Israeli and Turkish accounts of what happened on the Mavi Marmara continue to clash. Turkish doctor, Dr. Hasan Huseyin Uysal, recounts in an interview with the New York Times how he treated three Israeli commandos wounded during their take over of the Mavi Marmara that was part of the international flotilla that sought to break the blockade on the Gaza Strip.
Ali Abunimah, founder of the pro-Palestinian website Electronic Intifada, argued in a post that photos documenting the medical treatment provide the IDF soldiers proves that the activists who took part in the flotilla did not plan on killing the soldiers, as Israel has claimed.
Dr. Uysal denied in the interview that the activists sought to harm the soldiers, and claimed that they only sustained superficial wounds from the clashes. "If people on board were so eager to hurt them, why would they not just shoot them to death once they had taken their guns? Why bother carting them inside for treatment? It just doesn’t add up," he said.
Dr. Uysal treating an Israeli commando onboard the Mavi Marmara (Photo: IHH/Flickr)
The Turkish doctor said that he treated the Israelis' wounds as the bodies of the activists they killed lay beside him.
"I had our dead bodies and injured people lying in front of me and I was treating the soldiers that actually killed and wounded them. None of our friends in the center approached to harm or hurt them. Our injured people were lying on the ground, but I rested the soldiers on our chairs," he said.
Dr. Uysal explained, "None of the soldiers had any fatal wounds that would cause organ loss or defects. There were scratches on their faces, but since facial skin is sensitive and very likely to bleed in any trauma, there was blood on their faces – which I cleaned carefully to see what kind of injuries they had. In the end, they happened to be only scratches."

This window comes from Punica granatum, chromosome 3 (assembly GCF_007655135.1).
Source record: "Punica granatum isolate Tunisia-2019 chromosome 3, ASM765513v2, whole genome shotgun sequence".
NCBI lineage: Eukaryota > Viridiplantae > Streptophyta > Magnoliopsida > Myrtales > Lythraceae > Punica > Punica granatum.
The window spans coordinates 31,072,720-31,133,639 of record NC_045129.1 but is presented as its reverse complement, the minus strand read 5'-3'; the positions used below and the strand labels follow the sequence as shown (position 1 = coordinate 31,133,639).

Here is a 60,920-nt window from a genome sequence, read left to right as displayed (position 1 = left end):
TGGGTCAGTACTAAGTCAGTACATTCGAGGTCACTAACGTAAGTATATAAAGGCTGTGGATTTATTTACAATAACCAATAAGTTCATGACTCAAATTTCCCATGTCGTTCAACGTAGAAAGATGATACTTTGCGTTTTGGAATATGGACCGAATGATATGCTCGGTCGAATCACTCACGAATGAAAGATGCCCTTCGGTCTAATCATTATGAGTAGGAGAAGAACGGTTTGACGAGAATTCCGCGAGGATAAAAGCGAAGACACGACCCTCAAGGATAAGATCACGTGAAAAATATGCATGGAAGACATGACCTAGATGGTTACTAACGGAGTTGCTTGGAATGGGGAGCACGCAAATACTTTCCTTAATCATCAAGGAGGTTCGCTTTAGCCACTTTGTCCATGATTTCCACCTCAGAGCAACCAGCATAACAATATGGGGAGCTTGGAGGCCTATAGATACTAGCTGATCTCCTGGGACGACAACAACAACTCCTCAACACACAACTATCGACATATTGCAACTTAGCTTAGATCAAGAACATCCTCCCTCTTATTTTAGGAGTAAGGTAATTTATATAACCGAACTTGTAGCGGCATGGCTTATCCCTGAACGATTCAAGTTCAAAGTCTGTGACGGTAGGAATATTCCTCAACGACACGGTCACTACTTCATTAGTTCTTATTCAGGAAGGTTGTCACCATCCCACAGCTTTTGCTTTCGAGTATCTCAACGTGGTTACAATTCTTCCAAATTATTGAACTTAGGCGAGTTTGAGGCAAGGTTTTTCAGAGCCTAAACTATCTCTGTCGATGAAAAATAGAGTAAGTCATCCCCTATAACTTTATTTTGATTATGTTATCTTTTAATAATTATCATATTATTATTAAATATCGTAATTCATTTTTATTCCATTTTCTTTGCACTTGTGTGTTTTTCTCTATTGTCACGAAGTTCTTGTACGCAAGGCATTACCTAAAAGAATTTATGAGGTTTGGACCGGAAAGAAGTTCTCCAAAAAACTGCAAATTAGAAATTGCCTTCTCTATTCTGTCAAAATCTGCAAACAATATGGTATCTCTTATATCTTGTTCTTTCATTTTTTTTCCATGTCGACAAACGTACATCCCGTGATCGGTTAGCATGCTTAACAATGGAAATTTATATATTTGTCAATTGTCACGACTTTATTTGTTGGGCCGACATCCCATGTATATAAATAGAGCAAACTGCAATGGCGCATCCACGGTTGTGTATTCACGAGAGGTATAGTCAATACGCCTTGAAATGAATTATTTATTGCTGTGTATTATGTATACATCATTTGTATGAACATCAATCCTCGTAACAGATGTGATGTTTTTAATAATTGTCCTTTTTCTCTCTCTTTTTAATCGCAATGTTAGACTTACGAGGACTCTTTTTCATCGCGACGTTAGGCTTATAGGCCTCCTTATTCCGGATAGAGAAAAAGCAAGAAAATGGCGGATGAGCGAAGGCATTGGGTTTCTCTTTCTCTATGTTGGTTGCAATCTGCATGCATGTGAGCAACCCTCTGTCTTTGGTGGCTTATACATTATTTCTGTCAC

'We didn't even have stitching equipment'
Nonetheless, the Turkish doctor admitted that one of the soldiers sustained a slightly more serious injury.
"The third soldier, however, suffered a cut in his stomach that reached his stomach membrane but not the organ itself. It was nothing fatal. As a doctor, I wouldn’t want to guess the nature of this injury but it could have been caused by either landing on a sharp pole from the helicopter or a blow from a pipe with a sharp edge. I couldn’t tell," he recounted.
"In either case, it was not fatal but it had to be stitched. However, since we did not ever expect such a confrontation, we had not brought any stitching equipment on board. All we had was simple medical material to dress simple wounds, or drops to ease burning in case tear gas was used. If I had stitching material with me, although I am an eye doctor, I would have treated the boy properly in accordance with my general medical knowledge. I couldn’t."
Dr. Uysal said that the tried to calm the soldiers, who seemed "very startled and very scared."
He said that he tried to explain to the soldiers in his broken English that he was a doctor and did not wish to harm them. He said that he and his shipmates "could have left them to their fate, but this is not the humanity that we act with."
"We asked photographers not to film in the medical center and I have no idea how and when that picture was taken but God never leaves good deeds unheard. That picture shows the difference between the Israelis and us," he said.